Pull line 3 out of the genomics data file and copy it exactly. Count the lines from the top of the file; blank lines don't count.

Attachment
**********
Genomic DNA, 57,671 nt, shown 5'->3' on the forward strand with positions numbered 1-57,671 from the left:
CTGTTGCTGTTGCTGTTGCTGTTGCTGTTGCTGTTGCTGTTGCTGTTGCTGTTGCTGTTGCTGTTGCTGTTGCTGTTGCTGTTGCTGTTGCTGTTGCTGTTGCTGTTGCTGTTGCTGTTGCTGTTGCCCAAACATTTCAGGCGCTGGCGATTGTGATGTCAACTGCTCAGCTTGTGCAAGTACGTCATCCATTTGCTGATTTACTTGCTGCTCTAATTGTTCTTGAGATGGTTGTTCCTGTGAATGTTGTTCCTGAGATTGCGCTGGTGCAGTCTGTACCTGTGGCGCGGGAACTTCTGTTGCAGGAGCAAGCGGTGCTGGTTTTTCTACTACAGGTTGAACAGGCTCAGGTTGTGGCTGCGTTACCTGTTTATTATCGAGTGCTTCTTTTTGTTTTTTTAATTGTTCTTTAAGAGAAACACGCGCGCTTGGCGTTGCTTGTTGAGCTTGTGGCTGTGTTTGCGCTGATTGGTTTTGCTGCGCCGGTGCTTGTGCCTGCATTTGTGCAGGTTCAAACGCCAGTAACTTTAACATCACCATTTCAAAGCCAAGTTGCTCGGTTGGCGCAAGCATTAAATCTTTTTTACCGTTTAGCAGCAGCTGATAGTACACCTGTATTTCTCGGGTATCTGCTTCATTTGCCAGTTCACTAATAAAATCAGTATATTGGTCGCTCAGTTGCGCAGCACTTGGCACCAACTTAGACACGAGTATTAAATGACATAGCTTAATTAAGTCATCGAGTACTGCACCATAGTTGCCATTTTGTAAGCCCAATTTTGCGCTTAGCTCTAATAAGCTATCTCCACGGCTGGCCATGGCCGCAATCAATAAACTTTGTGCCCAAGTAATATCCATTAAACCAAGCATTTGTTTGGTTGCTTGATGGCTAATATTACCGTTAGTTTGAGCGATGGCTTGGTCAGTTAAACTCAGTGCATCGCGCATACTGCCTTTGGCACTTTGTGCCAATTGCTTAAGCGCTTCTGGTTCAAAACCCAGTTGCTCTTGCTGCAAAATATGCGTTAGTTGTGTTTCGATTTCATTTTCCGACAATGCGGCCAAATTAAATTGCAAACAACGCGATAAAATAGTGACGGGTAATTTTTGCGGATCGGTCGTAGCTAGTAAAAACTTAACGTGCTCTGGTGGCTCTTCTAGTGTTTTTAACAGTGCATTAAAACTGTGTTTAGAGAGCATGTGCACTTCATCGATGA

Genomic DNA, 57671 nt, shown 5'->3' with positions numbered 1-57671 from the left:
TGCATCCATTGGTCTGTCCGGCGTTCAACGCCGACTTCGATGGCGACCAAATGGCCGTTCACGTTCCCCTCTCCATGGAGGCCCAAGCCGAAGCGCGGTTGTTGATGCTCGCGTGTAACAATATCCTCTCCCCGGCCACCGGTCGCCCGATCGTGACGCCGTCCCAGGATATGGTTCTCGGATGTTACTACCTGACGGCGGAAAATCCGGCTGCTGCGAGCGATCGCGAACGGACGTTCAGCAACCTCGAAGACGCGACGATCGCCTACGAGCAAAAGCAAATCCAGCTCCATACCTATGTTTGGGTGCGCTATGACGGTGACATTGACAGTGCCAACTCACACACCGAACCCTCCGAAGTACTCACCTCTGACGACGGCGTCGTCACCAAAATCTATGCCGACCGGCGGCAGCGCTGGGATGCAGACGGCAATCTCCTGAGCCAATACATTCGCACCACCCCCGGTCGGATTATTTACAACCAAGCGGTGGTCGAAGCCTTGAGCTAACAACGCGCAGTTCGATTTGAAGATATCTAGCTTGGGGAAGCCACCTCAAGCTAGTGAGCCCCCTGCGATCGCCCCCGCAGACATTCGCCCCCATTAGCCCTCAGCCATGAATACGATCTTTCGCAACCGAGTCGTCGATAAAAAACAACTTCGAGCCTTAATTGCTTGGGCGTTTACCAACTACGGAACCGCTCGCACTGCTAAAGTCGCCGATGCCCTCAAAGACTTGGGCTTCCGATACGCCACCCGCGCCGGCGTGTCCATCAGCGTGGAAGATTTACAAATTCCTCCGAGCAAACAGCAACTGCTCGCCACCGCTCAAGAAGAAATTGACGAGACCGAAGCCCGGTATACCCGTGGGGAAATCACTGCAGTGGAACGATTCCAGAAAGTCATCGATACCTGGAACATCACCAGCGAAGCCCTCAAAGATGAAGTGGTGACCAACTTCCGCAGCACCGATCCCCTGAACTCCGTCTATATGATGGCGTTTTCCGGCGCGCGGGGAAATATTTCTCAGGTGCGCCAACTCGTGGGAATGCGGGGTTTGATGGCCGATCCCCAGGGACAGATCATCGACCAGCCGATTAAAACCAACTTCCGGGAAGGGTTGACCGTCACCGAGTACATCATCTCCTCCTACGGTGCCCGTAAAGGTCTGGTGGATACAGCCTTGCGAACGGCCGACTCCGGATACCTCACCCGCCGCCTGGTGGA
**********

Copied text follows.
Genomic DNA, 57671 nt, shown 5'->3' with positions numbered 1-57671 from the left: